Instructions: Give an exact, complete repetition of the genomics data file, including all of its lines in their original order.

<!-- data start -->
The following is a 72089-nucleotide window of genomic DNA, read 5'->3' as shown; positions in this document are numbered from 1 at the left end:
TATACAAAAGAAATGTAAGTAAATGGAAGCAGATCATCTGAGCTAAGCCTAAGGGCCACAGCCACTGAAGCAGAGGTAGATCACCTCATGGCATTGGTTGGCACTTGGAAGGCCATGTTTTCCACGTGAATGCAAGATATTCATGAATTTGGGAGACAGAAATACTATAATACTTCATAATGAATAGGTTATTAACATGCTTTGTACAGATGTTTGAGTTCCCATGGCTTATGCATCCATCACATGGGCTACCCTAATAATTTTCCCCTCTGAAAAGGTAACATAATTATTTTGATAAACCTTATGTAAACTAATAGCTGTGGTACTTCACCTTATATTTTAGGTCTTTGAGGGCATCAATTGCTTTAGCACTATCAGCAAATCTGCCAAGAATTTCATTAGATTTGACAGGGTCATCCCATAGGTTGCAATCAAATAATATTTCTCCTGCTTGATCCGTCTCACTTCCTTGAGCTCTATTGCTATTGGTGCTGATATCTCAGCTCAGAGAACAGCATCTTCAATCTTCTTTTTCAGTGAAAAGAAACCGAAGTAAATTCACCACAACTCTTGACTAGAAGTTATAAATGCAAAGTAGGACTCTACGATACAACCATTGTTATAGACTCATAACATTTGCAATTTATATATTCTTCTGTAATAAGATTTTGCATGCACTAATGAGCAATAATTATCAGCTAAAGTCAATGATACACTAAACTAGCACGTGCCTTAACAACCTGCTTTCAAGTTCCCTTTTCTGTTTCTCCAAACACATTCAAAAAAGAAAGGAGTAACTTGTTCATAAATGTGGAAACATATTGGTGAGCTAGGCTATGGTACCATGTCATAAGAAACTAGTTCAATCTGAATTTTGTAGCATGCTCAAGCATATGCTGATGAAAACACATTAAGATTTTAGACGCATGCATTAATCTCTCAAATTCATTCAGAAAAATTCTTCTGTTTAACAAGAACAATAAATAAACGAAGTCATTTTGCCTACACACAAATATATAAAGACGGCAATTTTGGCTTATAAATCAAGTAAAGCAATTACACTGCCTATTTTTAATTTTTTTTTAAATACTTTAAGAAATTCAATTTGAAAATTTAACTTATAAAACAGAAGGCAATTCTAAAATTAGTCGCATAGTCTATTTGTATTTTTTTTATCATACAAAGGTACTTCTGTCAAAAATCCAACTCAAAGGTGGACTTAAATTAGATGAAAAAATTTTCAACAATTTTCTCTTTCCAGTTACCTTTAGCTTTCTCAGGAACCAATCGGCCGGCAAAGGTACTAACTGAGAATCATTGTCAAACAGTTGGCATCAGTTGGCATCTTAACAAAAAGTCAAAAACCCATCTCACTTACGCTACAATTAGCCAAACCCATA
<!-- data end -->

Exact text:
The following is a 72089-nucleotide window of genomic DNA, read 5'->3' as shown; positions in this document are numbered from 1 at the left end:
TATACAAAAGAAATGTAAGTAAATGGAAGCAGATCATCTGAGCTAAGCCTAAGGGCCACAGCCACTGAAGCAGAGGTAGATCACCTCATGGCATTGGTTGGCACTTGGAAGGCCATGTTTTCCACGTGAATGCAAGATATTCATGAATTTGGGAGACAGAAATACTATAATACTTCATAATGAATAGGTTATTAACATGCTTTGTACAGATGTTTGAGTTCCCATGGCTTATGCATCCATCACATGGGCTACCCTAATAATTTTCCCCTCTGAAAAGGTAACATAATTATTTTGATAAACCTTATGTAAACTAATAGCTGTGGTACTTCACCTTATATTTTAGGTCTTTGAGGGCATCAATTGCTTTAGCACTATCAGCAAATCTGCCAAGAATTTCATTAGATTTGACAGGGTCATCCCATAGGTTGCAATCAAATAATATTTCTCCTGCTTGATCCGTCTCACTTCCTTGAGCTCTATTGCTATTGGTGCTGATATCTCAGCTCAGAGAACAGCATCTTCAATCTTCTTTTTCAGTGAAAAGAAACCGAAGTAAATTCACCACAACTCTTGACTAGAAGTTATAAATGCAAAGTAGGACTCTACGATACAACCATTGTTATAGACTCATAACATTTGCAATTTATATATTCTTCTGTAATAAGATTTTGCATGCACTAATGAGCAATAATTATCAGCTAAAGTCAATGATACACTAAACTAGCACGTGCCTTAACAACCTGCTTTCAAGTTCCCTTTTCTGTTTCTCCAAACACATTCAAAAAAGAAAGGAGTAACTTGTTCATAAATGTGGAAACATATTGGTGAGCTAGGCTATGGTACCATGTCATAAGAAACTAGTTCAATCTGAATTTTGTAGCATGCTCAAGCATATGCTGATGAAAACACATTAAGATTTTAGACGCATGCATTAATCTCTCAAATTCATTCAGAAAAATTCTTCTGTTTAACAAGAACAATAAATAAACGAAGTCATTTTGCCTACACACAAATATATAAAGACGGCAATTTTGGCTTATAAATCAAGTAAAGCAATTACACTGCCTATTTTTAATTTTTTTTTAAATACTTTAAGAAATTCAATTTGAAAATTTAACTTATAAAACAGAAGGCAATTCTAAAATTAGTCGCATAGTCTATTTGTATTTTTTTTATCATACAAAGGTACTTCTGTCAAAAATCCAACTCAAAGGTGGACTTAAATTAGATGAAAAAATTTTCAACAATTTTCTCTTTCCAGTTACCTTTAGCTTTCTCAGGAACCAATCGGCCGGCAAAGGTACTAACTGAGAATCATTGTCAAACAGTTGGCATCAGTTGGCATCTTAACAAAAAGTCAAAAACCCATCTCACTTACGCTACAATTAGCCAAACCCATA